In the next two pictures, one can see the final outcome after the frame installation and the stern abacus.

The spacers are also seen that now serve as joints between the frames (see my previous post).






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As part of the deal with a carpenter who was employed to  do some wood works in the house, it came to my possession five pieces of cherry wood, which I intend to use for the planking of all exterior of my current build.


From that point and onwards, the build continues with cherry wood, starting with the forecastles of the ship.

Needless to say, cutting down to strips it was a neat job, much easier compared to iroko:




The forecastles were build with the same method  used for the abacus, (please refer to my previous post). The ned results was very good; iroko is a strong wood,  a good choice to build the keel and the frames, whilst the cherry wood is ideal fro the visible parts of the hull.






The build is continues  with the construction of the deck beams; the picture below shows the first steps of the deck construction: I have dry fitted the first beams that will host the hatch.





The stanchions installation is inter-related with the correct thickness (scale) of the upper part of the frames. Hence, before continuing with the deck beams and in order to  be able to trim effectively the upper part of the keel frames,  I decided to do some outer planking first to secure the bulwark shape and then trim the frames. Otherwise,  trimming (or weakening) them, might  make difficult (at a later stage) the bulwark construction.




After the first planks were in place, it is safe to continue with the installation of the rest of the deck beams. Please notice that they sit on some sort of guardrails, (glued strips of wood on the inner part of the frames.)



The Stanchions under construction



The hatch installation

This is one of my favorites: two strips of wood glued together and then cut  at 45 degrees and form the square shape of the hatch. I let the picture s tell the story:







Now, the deck is ready for planing.



to be continued...

Edited by stelios
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Deck Planking


In the following sequence, you can see the methodology followed to plank the deck.

Thin square strips of wood (about 1mm x 1mm), were glued together one next to other on the beams. 






Once finished,  the surface was smoothed down and varished (one coat) to avoid smudges on the surface.




For the record, these pictures were taken between 20 and 24/12/2010



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Hull Planking

Skafi's unique hull shape made planking challenging. It took a lot of plank bending ironing trimming in order to achieve  a respectable outcome.

Initially I made the mistake to use brass nails with visible head. I used only a few,  so the problem is not very visible, only to those who know...

For the rest I made my own nails, (without head) made out of galvanized steel. My source was a pack of staples, purchased from the local office  supplies store.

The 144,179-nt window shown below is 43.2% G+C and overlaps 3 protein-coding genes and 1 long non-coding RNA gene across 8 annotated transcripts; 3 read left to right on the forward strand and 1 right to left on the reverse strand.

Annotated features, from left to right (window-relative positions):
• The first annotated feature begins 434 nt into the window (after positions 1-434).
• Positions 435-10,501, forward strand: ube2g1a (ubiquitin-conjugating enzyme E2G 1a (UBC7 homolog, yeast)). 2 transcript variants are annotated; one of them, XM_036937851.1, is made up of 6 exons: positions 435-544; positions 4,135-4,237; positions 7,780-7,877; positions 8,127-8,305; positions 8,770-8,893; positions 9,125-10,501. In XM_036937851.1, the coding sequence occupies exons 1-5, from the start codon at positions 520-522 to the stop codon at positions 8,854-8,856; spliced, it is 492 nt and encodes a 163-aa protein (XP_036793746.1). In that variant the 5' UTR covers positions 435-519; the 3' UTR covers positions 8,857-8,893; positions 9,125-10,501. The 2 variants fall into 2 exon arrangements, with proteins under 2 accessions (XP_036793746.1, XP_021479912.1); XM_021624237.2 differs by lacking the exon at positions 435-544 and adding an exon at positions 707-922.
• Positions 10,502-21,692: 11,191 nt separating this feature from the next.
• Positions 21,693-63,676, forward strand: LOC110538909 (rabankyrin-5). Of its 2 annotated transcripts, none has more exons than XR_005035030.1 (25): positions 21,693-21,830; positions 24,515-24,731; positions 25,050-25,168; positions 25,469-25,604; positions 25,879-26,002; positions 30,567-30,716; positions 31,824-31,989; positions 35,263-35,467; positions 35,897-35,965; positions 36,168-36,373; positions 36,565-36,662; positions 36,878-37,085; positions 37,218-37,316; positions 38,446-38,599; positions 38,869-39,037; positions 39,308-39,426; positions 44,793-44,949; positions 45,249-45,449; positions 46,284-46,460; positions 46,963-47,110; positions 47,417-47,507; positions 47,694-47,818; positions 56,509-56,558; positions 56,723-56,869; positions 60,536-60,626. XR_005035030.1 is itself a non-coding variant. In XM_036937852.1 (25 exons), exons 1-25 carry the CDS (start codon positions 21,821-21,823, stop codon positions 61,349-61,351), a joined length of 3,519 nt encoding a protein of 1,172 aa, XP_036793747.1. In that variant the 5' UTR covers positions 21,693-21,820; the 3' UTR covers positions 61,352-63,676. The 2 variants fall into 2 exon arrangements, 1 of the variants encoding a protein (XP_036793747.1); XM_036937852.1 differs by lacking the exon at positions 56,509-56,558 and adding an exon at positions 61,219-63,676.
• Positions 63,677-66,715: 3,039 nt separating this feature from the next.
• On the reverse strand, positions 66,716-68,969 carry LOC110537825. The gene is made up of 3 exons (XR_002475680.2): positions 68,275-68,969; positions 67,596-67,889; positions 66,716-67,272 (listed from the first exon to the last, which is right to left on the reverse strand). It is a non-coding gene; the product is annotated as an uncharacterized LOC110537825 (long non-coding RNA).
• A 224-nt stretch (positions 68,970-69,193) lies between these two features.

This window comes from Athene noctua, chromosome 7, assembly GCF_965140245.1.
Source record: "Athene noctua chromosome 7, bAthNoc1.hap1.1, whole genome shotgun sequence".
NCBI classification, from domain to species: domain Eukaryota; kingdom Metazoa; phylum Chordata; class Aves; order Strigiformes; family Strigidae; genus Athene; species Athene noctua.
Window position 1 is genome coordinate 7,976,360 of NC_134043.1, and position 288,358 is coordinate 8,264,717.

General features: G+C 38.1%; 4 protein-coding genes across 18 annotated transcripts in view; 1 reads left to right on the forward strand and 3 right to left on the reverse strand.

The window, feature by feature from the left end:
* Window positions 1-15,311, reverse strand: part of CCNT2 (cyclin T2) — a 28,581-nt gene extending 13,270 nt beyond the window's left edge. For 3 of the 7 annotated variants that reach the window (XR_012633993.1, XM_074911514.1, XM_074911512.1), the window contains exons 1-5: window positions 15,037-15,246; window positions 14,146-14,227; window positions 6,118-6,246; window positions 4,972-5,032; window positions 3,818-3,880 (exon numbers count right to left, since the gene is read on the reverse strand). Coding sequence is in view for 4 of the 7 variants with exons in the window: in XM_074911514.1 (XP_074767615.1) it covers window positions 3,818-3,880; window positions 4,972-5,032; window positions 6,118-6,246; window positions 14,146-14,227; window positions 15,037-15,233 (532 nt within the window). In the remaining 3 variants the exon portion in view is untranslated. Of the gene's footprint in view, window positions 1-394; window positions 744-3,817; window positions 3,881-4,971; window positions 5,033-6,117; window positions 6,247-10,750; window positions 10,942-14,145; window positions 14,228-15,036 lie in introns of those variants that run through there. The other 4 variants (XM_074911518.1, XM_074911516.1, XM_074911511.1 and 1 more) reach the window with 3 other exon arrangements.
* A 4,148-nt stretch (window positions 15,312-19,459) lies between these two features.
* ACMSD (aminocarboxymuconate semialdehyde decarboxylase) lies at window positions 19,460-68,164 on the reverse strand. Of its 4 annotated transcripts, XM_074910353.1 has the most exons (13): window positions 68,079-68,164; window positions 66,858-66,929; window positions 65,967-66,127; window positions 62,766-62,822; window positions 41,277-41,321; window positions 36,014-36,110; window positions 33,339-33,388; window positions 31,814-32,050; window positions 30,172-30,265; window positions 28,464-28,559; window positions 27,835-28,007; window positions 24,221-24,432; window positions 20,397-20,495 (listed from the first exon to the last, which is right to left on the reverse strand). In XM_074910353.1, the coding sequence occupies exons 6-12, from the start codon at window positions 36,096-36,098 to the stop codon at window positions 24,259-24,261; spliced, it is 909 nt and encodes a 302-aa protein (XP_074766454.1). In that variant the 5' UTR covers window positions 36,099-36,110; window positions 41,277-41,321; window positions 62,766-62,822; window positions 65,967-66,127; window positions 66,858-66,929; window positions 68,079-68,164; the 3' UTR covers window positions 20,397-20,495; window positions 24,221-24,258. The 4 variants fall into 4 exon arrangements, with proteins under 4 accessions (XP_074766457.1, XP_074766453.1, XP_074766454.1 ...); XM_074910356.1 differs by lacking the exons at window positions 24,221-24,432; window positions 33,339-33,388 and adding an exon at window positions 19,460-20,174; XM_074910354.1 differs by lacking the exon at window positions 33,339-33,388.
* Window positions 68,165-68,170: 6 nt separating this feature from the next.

The gaps were filled with small flakes of wood reinforced with carpenter's glue. Finally, it was sanded down, and varnished.


Its unique shape made planking a challenging process



It took a lot of sanding to smooth  down this ugly duckling



The home made nails are not visible at the final stage





This is the first varnish coat, to avoid smudges...



Galvanized staples. they can  be used as nails.





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From the captain's log: September 23rd, 2011:

Various works on the bulwarks and the construction of the deck house; it is  shown on the deck (dry fit last picture), whilst in the previous ones you can see the various construction stages.


An entire summer had passed with minimum to no modelling activity. This is at least what was recorded in my photo log...









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The rudder:


In the following pictures you can see the various stages of its construction.

It is worth noting that the hull was varnished with one coat, just to avoid the smudges o on the wood.

The final coating was applied after all wood works were completed.

For the record, the date the rudder was fixed on the hull was November 27th, 2011, whilst construction of the brass hinges were logged  earlier, on Aug 14th 2011.











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In the meantime, various wood-works were taking place such as the construction of the hatch cover and the pin rails.


In the last photo, (dated 28/11/2011) the ship is varnished and all wood works completed. 

Next step  is the mast construction, the sails and the rigging.





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Having finished the hull construction together with the all major superstructure features, it was time to start phase number two, and that was the construction of the masts, the sails and all relevant elements.


The details involved are many, even if you decide to build a "simple version"!


To start with,  I started making some blocks. Admittedly, they cannot be compared with the blocks made by some fine modellers in this forum,  but the whole process was fun, and at the end of the day, this is all about it.